As the journey of Jesus and his disciples to Jerusalem concludes, ours through the liturgical calendar draws a close end. The readings this week challenge us to reflect on how we might be blind and our readiness to receive the gift of a new vision freely offered.
In the first reading, God, through prophet Jeremiah, offers his people a vision of a joyful return to their homes. He gathers them and is ready to heal them. The psalm is a song of the wonderful works of God in our lives that fill us with joy. The message from the second reading indicates that Jesus the high priest deals with us gently because he knows our weakness.
Like the blind man, Bartimaeus, on this Sunday, let us ask the Lord to help us see again. The cry of the blind man moved the heart of Jesus; he then stopped and had the blind man called over. A personal encounter took place between the Lord and Bartimaeus, a suffering man. They found each other face to face, God with his desire to heal and the man with his desire to be healed. These are two freedoms and two converging desires. Jesus’ question to the blind man, “what do you want me to do for you?” is a question for each of us today and always. As the blind man answers, “Lord, let me see,” and what follows his answer is, “Go your way, your faith has saved you,” we can truly notice that a miracle was worked in this exchange. God’s joy and the man’s joy converged. Bartimaeus came into light as the Gospel narrates, and “he followed him on the way.” That is, he became a disciple of the Lord.
Friends, at this point of the Gospel text of Mark, it takes us back to two Sundays. Some people wanted to follow the Lord on his way, but they were struggling with different desires. The man who ran to Jesus desired to follow him, although he didn’t see the one thing he lacked. Jesus opened him to see that one thing he lacked. Then later, Jesus was asked by the two sons of Zebedee, who desired power and authority to dominate, to grant that they sit one on his right and the other at his left. Again, Jesus opened them to see that his lifestyle entailed humble service with love.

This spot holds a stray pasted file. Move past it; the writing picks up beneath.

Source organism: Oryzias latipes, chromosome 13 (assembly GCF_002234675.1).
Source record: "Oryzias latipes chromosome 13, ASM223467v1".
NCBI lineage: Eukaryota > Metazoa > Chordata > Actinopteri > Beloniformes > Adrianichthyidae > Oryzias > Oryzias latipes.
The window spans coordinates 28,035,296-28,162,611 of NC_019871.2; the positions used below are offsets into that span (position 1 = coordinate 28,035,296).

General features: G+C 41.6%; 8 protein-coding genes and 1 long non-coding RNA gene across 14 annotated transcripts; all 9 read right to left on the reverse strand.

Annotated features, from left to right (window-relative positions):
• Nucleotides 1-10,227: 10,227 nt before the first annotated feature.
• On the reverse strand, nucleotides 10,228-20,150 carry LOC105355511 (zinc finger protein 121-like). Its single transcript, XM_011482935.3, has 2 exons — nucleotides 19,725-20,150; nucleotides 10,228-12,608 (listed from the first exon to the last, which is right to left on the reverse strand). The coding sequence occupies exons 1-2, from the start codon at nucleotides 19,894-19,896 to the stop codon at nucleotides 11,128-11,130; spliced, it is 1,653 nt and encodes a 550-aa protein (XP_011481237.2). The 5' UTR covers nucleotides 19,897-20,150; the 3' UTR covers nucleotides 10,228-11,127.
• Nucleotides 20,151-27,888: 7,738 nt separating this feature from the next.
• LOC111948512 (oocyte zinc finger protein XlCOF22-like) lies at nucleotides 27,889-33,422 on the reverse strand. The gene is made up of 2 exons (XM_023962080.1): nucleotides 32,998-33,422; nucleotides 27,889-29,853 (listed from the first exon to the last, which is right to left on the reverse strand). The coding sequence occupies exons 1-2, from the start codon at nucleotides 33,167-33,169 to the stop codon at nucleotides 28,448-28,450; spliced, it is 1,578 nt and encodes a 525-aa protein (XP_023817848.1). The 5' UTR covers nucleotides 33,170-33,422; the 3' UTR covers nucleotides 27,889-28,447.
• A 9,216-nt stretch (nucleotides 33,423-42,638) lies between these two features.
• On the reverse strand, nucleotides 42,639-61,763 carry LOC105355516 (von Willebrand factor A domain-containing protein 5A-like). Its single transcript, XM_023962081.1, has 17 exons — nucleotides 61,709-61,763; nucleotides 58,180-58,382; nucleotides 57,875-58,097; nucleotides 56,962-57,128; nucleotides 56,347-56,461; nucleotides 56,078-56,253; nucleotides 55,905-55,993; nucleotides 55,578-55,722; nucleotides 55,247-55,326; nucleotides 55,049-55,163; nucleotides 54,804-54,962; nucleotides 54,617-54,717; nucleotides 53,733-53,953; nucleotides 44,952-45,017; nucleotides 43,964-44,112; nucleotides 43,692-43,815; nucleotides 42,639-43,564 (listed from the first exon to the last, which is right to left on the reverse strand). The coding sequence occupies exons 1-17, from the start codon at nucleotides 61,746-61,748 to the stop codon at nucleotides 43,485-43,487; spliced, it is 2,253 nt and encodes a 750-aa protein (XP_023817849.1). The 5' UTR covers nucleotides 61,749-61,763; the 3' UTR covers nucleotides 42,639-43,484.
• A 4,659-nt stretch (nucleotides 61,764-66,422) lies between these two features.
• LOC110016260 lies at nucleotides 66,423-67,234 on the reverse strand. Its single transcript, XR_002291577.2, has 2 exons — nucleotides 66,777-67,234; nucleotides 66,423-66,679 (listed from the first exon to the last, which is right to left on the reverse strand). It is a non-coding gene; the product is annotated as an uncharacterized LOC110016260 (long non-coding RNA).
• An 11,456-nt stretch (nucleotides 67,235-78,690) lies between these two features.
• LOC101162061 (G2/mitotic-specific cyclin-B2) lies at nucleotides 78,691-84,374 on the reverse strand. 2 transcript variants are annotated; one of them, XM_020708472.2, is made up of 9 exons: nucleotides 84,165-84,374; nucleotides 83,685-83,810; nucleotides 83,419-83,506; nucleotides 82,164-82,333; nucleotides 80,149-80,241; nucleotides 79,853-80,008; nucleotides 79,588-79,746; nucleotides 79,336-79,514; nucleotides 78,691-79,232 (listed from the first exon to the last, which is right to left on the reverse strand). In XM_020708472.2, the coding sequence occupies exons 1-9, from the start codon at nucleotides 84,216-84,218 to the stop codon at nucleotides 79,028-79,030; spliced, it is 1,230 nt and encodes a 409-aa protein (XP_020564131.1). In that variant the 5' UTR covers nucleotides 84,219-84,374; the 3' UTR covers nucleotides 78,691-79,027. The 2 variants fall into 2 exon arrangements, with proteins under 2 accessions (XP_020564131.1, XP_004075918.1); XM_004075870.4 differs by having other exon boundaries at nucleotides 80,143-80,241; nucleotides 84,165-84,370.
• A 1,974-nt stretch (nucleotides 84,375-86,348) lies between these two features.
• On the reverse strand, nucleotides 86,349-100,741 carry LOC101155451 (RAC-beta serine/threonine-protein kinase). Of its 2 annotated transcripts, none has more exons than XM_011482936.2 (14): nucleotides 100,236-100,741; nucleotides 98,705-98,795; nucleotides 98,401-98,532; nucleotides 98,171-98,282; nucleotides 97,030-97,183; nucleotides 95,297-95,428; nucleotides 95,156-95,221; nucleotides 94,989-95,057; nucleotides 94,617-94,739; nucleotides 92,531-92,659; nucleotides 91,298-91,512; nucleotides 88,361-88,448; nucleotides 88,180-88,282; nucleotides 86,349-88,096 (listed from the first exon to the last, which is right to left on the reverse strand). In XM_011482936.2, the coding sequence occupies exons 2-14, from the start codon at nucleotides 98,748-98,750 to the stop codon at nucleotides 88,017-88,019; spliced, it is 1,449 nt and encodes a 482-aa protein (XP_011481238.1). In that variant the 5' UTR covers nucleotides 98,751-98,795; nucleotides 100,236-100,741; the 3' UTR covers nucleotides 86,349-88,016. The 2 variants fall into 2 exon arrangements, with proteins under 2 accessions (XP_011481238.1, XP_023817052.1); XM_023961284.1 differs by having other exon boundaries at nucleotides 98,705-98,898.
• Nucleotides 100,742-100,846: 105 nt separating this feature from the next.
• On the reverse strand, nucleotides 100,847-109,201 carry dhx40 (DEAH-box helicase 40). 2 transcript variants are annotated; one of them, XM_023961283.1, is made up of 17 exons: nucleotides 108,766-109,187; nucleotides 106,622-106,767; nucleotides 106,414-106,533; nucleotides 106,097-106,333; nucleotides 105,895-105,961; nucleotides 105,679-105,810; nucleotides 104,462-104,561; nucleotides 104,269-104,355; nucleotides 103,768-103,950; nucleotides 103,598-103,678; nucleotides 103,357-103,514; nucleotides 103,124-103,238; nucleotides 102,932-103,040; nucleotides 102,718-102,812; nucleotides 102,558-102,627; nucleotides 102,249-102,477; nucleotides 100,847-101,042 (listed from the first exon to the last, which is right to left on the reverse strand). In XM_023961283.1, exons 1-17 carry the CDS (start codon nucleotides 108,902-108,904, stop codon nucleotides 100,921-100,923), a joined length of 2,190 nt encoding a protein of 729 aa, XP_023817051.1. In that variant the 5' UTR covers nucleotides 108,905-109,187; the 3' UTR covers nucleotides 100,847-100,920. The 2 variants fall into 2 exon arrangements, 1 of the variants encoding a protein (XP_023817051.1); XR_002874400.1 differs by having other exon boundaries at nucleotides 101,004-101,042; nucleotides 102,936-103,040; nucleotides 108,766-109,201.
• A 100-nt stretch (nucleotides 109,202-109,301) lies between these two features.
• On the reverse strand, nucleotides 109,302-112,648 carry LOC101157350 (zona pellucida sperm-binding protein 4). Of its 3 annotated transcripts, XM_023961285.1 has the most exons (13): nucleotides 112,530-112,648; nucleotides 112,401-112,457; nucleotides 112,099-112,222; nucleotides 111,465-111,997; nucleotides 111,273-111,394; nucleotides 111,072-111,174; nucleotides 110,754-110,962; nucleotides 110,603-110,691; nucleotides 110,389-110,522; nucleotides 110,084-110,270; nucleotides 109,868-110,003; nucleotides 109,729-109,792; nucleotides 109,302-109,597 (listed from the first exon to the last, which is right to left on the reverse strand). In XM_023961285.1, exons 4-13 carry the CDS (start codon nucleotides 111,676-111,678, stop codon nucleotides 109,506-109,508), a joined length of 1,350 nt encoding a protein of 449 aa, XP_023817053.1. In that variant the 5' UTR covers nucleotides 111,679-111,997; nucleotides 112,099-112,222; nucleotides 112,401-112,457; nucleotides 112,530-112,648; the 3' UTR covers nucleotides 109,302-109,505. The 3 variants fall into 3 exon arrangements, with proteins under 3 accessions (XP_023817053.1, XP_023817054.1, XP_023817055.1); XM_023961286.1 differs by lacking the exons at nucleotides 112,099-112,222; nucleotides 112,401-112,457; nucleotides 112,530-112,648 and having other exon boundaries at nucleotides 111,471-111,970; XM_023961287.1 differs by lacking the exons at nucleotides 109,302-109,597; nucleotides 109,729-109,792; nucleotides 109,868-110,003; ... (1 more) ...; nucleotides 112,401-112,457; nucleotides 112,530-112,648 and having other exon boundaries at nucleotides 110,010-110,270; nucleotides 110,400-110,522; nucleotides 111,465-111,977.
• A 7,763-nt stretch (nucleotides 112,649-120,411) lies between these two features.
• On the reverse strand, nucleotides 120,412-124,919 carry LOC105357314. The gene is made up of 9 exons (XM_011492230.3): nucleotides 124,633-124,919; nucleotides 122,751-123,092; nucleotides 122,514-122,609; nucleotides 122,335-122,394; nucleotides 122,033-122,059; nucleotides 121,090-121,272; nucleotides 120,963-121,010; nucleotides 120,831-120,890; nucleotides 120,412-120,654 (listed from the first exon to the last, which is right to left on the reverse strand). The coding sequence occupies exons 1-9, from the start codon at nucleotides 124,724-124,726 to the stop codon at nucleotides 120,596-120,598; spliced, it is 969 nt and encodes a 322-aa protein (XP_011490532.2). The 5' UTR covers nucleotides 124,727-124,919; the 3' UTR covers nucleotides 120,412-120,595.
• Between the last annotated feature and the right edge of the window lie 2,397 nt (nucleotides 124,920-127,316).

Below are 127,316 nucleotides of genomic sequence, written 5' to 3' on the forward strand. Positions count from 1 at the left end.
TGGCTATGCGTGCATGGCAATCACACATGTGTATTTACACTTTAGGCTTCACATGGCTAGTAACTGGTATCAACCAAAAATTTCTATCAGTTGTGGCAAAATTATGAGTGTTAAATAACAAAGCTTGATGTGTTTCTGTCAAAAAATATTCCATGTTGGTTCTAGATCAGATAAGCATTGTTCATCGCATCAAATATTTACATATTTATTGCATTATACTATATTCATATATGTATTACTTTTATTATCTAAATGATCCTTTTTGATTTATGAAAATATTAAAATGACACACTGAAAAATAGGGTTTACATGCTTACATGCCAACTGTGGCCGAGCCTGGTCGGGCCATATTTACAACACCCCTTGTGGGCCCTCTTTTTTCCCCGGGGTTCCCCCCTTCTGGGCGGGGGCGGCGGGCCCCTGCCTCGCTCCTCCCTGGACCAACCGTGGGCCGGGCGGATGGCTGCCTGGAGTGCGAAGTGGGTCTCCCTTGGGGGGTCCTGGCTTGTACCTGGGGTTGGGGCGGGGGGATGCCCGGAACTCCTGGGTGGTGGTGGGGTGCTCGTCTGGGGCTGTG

Turning, therefore, to our inner selves, what is our genuine desire? As we continue our faith journey, asking the Lord to fill our lack and make us humble servants like him, faith is essential to help us see our desire. Faith is illumination on our Christian journey to see deeper and beyond our human reason. Our Christian journey that leads to salvation starts with the humility of recognizing our need for salvation. The journey then brings us to the personal encounter with Christ, who calls one to follow him on the way of love and service.
On this month of October, dedicated to the mission and particularly this Sunday, it is vital to rediscover the value of our Baptism, the root of our missionary commitment. Our missionary vocation is a journey illumined by faith while we continue to be fascinated by Christ in his footsteps.
Christian Action This Week: Pray for the religious men and women and catechists to strengthen their missionary vocation.
Joy and peace.